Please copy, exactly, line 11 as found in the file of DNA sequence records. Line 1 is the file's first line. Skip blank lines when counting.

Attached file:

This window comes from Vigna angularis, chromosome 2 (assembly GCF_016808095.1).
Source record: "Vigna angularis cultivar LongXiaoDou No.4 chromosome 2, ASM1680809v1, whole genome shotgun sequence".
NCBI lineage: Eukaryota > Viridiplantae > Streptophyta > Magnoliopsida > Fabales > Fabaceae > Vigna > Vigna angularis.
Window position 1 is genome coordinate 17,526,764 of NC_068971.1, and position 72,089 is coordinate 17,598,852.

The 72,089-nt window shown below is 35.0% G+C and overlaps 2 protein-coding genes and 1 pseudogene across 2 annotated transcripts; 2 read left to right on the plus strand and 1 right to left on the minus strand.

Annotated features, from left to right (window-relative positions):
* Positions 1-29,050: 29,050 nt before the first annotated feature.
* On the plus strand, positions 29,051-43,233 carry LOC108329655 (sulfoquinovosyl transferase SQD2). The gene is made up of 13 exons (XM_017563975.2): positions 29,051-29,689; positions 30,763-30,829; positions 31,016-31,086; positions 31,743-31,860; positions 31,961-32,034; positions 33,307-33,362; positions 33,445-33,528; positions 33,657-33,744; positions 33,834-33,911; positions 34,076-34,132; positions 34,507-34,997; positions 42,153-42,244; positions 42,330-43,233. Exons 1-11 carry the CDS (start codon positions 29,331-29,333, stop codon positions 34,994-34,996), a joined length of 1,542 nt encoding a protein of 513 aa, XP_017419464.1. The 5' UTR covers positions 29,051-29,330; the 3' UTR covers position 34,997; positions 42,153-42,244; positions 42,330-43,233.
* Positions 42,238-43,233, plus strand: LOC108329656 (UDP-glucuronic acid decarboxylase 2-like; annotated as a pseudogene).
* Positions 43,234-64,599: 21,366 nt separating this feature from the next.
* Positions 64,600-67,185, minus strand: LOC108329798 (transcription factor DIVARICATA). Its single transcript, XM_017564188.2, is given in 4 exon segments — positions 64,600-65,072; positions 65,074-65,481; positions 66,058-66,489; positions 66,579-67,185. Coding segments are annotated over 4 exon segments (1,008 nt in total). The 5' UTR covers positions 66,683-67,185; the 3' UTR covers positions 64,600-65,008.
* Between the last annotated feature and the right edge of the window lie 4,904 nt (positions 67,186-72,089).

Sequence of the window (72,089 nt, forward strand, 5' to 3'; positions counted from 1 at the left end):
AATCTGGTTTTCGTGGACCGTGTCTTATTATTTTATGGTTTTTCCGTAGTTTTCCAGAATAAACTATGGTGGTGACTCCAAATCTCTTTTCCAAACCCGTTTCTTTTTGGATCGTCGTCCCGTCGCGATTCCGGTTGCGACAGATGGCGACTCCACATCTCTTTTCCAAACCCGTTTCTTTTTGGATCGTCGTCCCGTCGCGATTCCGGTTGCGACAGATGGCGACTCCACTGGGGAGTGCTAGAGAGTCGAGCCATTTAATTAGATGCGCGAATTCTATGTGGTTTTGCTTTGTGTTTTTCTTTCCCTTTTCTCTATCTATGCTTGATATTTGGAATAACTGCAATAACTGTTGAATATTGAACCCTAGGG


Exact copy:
* Positions 64,600-67,185, minus strand: LOC108329798 (transcription factor DIVARICATA). Its single transcript, XM_017564188.2, is given in 4 exon segments — positions 64,600-65,072; positions 65,074-65,481; positions 66,058-66,489; positions 66,579-67,185. Coding segments are annotated over 4 exon segments (1,008 nt in total). The 5' UTR covers positions 66,683-67,185; the 3' UTR covers positions 64,600-65,008.